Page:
"Ye'll come in and say a word to mother, Steenie?" said Kirsty, as they came near the door of the house.

It was a long, low building, with a narrow paving in front from end to end, of stones cast up by the plough. Its walls, but one story high, rough-cast and whitewashed, shone dim in the twilight. Under a thick projecting thatch the door stood wide open, and from the kitchen, whose door was also open, came the light of a peat-fire and a fish-oil-lamp. Throughout the summer Steenie was seldom in the house an hour out of the twenty-four, and now he hesitated to enter. In the winter he would keep about it a good part of the day, and was generally indoors the greater part of the night, but by no means always.

While he hesitated, his mother appeared in the doorway of the kitchen. She was a tall, fine-looking woman, with soft gray eyes, and an expression of form and features which left Kirsty accounted for.

"Come awa in by, Steenie, my man! " she said, in a tone that seemed to wrap its object in fold upon fold of tenderness, enough to make the peat-smoke that pervaded the kitchen seem the very atmosphere of the heavenly countries. "Come and hae a drappy o' new-milkit milk, and a piece (piece of bread)."


Steenie stood smiling and undecided on the slab in front of the door-step.

"Dreid naething, Steenie," his mother went on. "There's no ane to interfere wi' yer wull, whatever it be. The hoose is yer ain to come and gang as ye see fit. Ye ken that, and Kirsty kens that, as weel's yer father and mysel."

"Mother, I ken what ye say to be the trowth, and I hae a gran' pooer o' believin the trowth. A'body believes their ain mither : that's i' the order o' things as they were first startit! Still I wud raither no come in the nicht. I wud raither haud awa and no tribble ye wi' mair o' the sicht o' me nor I canna help — that is, till the cheenge come, and things be set richt. I dinna aye ken what I'm aboot, but I aye ken 'at I'm a kin' o' a disgrace to ye, though I canna tell hoo I'm to blame for't. Sae I'll jist bide theroot wi' the bonny stars 'at's aye theroot, and kens a' aboot it, and disna think nane the waur o' me."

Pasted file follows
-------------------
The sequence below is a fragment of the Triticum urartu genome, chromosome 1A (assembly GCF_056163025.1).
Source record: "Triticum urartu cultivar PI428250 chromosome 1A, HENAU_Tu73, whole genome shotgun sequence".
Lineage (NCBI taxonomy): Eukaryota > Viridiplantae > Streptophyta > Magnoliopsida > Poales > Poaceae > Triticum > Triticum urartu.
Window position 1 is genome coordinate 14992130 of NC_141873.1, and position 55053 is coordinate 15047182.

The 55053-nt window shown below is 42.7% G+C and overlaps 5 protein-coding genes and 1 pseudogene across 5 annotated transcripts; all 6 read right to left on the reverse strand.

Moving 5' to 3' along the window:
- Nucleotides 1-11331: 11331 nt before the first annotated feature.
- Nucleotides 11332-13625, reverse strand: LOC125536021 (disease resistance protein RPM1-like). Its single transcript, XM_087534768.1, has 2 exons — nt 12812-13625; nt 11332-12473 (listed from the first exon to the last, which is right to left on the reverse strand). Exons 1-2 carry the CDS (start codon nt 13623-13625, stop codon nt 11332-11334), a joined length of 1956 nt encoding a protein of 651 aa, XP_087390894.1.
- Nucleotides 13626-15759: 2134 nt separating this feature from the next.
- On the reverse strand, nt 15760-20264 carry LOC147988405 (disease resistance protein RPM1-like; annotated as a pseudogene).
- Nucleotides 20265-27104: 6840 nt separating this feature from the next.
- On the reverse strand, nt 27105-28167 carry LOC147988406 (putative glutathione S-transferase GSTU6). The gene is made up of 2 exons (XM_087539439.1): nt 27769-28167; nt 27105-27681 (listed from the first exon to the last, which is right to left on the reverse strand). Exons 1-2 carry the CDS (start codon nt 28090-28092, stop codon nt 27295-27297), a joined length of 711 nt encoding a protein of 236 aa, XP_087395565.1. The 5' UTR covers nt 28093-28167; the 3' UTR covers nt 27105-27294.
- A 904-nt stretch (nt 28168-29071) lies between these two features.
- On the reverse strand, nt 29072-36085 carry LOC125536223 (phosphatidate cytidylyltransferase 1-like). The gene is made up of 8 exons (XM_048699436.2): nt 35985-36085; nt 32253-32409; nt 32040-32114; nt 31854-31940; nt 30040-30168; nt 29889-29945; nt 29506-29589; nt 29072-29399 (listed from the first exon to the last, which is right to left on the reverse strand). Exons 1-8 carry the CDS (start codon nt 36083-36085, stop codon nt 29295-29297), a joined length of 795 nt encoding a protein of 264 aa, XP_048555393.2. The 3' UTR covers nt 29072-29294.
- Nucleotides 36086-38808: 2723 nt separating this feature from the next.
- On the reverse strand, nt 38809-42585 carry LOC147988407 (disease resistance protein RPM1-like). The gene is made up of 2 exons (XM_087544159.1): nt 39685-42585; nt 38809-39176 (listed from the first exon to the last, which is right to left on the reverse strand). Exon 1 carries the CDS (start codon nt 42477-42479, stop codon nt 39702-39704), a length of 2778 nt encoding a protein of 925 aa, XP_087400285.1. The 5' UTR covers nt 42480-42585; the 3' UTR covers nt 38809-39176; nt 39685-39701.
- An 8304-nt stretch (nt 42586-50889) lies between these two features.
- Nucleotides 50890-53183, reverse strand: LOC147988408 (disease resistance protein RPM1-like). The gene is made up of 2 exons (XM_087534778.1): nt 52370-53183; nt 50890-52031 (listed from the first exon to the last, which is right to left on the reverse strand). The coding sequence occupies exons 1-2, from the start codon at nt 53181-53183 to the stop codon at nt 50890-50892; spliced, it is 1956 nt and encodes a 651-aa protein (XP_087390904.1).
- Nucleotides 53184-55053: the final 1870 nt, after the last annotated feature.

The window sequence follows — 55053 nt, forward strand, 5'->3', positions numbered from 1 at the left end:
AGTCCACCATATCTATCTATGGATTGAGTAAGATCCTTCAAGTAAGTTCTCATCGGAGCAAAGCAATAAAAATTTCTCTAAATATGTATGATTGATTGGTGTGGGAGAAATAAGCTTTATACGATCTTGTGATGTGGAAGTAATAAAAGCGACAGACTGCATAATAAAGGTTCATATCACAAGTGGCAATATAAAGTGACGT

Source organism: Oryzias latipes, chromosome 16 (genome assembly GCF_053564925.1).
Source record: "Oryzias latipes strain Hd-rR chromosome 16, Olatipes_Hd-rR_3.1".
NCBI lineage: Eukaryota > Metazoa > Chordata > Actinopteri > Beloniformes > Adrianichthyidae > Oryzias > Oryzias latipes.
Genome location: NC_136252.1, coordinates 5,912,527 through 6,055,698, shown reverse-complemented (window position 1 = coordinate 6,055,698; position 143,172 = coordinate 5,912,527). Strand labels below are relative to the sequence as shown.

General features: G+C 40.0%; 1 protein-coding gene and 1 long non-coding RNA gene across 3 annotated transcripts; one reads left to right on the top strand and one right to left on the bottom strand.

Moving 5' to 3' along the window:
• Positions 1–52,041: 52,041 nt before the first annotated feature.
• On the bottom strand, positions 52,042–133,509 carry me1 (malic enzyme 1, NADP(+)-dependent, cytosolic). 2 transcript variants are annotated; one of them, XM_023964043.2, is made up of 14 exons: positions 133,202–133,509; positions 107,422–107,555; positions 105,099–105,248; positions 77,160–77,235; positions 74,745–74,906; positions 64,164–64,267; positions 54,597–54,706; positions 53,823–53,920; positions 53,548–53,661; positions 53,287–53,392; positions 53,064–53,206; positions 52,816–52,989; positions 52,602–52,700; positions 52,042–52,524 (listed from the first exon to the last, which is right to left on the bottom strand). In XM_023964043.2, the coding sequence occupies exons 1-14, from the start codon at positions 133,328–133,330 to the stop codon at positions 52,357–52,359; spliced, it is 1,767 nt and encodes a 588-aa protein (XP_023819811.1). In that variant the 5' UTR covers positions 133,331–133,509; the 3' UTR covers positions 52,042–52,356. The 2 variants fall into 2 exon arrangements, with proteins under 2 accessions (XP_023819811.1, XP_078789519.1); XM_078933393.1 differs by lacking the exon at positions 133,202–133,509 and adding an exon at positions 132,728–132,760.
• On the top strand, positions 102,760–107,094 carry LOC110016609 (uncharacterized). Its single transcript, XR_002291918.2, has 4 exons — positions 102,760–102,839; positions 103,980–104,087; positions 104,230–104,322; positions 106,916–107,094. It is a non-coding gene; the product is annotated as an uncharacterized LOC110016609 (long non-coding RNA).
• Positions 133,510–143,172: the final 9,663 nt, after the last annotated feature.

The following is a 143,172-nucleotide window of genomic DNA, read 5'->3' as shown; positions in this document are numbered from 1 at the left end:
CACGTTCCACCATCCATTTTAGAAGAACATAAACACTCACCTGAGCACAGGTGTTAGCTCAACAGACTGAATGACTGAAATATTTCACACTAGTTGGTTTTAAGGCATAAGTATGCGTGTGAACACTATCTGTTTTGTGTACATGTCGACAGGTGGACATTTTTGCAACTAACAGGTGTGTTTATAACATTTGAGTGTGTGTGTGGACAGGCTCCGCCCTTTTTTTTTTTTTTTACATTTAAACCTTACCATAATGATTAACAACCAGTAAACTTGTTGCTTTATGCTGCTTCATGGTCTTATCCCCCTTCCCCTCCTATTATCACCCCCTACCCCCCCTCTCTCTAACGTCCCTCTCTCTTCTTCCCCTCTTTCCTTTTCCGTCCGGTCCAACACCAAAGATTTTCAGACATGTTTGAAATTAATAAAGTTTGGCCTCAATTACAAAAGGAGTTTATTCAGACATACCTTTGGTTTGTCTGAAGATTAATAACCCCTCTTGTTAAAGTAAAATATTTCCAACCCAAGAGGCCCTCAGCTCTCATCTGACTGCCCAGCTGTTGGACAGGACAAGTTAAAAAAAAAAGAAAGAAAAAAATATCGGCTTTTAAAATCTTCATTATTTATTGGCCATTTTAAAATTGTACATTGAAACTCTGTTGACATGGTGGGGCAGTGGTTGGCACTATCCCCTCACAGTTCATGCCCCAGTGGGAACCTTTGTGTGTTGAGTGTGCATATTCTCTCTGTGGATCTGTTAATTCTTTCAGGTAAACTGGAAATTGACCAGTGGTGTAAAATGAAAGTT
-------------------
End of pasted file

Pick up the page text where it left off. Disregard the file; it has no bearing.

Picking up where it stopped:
"Laddie! laddie! wha on the face o' God's yerth thinks the waur o' ye for a wrang dune ye? — though wha has the wyte o' that same I daurna think, weel kennin 'at a' thing's aither ordeent or allooed, makin muckle the same. Come winter, come summer, come richt, come wrang, come life, come deith, what are ye, what can ye be, but my ain, ain laddie!"

Steenie stepped across the threshold and followed his mother into the kitchen, where the pot was already on the fire for the evening's porridge. To hide her emotion she went straight to it, and lifted the lid to look whether boiling point had arrived. The same instant the stalwart form of her husband


appeared in the doorway, and there stood for a single moment, arrested.

He was a good deal older than his wife, as his long gray hair, among other witnesses, testified. He was six feet in height, and very erect, with a rather stiff, military carriage. His face wore an expression of stern good- will, as if he had been sent to do his best for everybody, and knew it.

Steenie caught sight of him ere he had taken a step into the kitchen. He rushed to him, threw his arms round him, and hid his face on his bosom.

"Bonny, bonny man!" he murmured, then turned away and went back to the fire.

His mother was casting the first handful of meal into the pot. Steenie fetched a three-leggit creepie and sat down by her, looking as if he had sat there every night since first he was able to sit.

The farmer came forward, and drew a chair to the fire beside his son. Steenie laid his head on his father's knee, and the father laid his big hand on Steenie's head. Not a word was uttered. The mother might have found them in her way had she been inclined, but the thought did not come to her, and she went on making the porridge in great contentment, while Kirsty laid the cloth. The night was as still in the house as in the world, save for the bursting of the big blobs of the porridge. The peat fire made no noise.

The mother at length took the heavy pot from the fire, and, with what to one inexpert might have seemed wonderful skill, poured the porridge into a huge wooden bowl on the table. Having then scraped the pot carefully that nothing should be lost,